Ensuring the integrity of the scientific record is relevant not only for researchers and academics but society at large. If the public are to trust research findings that have a direct impact on their lives, research must be credible and accurate. Peer review – subjecting research to the independent scrutiny of experts who can then help improve the work – is an essential first step to ensure that published research is reliable. Springer Nature has long recognised the need to test new ways of increasing the trust and value of the peer review process. Through BMC and Nature Research we have worked on improving transparency as a way of opening up the peer review process and earning trust.
When we ask researchers about how the peer review process can be improved, they tell us they want to see how publishing decisions are made and want greater assurance that referees and editors act with integrity and without bias. In a 2017 survey of Nature referees, more than half said peer review could be more transparent – and expected publishers to do more to make it so. Transparent peer review – the publication of peer review reports alongside the final paper – can help to provide researchers with this information and strengthen trust in the overall system.
Transparent peer review is part of a broader set of open peer review models that can be adapted in line with the ethos of open science. Within the broad umbrella of transparent peer review there is a spectrum of transparency. Some journals use transparent peer review as the required form of peer review for that journal, while others give authors the choice to opt-in. There is also variation in the degree of transparency, with some journals releasing all peer review reports alongside relevant correspondence and author responses and editorial decision letters, while others only publish the reviewer reports.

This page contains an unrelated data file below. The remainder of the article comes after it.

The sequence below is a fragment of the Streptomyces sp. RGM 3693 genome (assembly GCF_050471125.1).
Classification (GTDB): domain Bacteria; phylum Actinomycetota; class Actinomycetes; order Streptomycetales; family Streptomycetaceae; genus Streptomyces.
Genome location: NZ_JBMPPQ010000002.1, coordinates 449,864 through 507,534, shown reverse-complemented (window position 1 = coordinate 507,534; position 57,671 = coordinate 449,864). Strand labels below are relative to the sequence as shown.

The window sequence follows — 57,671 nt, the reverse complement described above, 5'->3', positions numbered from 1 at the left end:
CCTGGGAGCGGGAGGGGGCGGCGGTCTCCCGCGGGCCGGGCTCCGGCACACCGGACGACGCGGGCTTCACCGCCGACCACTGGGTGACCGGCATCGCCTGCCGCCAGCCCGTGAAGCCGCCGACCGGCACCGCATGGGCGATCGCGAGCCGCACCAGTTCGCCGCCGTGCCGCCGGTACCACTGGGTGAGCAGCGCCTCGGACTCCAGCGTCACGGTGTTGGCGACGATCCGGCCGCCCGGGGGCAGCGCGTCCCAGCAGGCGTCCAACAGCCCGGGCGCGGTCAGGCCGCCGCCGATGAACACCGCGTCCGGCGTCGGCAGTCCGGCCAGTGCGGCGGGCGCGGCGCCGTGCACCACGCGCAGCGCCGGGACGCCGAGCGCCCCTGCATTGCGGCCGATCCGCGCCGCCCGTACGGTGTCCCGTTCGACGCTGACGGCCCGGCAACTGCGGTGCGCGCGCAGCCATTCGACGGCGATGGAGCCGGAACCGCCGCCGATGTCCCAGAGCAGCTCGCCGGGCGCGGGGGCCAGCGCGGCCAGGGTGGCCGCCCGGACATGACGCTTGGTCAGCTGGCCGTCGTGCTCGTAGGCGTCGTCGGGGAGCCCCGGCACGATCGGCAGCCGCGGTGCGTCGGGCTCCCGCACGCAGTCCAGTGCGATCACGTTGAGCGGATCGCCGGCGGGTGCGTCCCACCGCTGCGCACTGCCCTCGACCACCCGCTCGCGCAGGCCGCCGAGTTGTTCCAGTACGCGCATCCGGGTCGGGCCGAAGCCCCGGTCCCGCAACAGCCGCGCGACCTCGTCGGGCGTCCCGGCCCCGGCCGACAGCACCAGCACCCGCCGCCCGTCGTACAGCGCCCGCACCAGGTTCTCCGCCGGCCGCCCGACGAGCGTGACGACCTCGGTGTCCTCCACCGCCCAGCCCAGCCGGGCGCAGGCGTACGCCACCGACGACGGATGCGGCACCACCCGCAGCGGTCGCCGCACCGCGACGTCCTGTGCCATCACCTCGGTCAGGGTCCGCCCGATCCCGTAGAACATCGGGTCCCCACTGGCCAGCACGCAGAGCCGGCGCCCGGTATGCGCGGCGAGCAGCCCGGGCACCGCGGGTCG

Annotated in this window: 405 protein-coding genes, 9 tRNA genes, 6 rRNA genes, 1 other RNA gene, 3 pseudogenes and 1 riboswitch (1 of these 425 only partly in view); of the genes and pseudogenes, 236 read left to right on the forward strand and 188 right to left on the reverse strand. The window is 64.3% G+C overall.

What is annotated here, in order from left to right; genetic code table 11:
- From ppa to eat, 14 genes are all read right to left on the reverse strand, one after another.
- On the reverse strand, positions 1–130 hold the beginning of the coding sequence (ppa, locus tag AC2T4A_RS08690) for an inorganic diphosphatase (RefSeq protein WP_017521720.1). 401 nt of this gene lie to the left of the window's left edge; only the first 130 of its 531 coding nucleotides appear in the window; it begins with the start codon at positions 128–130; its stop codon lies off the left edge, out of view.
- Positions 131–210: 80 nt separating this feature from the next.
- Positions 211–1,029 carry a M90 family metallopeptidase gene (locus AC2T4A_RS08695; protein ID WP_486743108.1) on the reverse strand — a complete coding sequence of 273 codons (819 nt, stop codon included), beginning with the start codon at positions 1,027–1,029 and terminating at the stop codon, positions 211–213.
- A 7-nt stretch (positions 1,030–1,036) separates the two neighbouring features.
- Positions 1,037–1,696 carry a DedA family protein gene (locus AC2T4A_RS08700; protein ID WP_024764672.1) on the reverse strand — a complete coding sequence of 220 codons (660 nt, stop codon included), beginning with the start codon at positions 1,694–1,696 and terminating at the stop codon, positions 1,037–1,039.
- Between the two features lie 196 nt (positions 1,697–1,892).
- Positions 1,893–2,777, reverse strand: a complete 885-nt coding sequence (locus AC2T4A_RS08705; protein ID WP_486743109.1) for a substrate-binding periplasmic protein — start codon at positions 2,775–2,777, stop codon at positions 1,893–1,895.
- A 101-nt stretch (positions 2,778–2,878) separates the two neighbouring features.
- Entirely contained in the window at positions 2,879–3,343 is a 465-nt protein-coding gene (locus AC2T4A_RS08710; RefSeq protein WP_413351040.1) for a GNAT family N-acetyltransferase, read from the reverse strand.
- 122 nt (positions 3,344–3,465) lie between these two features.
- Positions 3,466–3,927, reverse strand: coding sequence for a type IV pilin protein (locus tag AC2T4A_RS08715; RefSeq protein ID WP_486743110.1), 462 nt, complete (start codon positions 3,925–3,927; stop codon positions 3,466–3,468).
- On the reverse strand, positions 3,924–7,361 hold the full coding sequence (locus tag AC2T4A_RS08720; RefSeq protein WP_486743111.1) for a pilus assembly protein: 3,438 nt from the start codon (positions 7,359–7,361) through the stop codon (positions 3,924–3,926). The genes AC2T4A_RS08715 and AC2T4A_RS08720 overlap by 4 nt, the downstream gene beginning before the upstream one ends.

In celebration of #PeerRevWeek20, which focuses on #TrustInPeerReview, we discuss how transparent peer review initiatives at BMC and Nature Research have strengthened trust in our journals and the underlying peer review system.
As early as 1999, the BMC journals began experimenting with ways in which the peer review process could be made more transparent when it began publishing reviewer names in its medical journals. The publication of peer review reports alongside a ‘pre-publication history’ began a few years later for the medical journals of the BMC Series. On the basis of feedback from the community, the medical journals of the BMC Series and BMC Medicine have recently adopted transparent peer review. This means for all published manuscripts, the reviewer reports are published along with the author’s response to the reviewers comments. Reviewer names are only published if that reviewer opts in.
Our next step is to transform all remaining BMC Series titles to transparent peer review, including BMC Chemistry, and we expect to achieve this by the end of the year. In addition, several journals, such as Environmental Health operate open peer review (where the reviewer’s identity is revealed).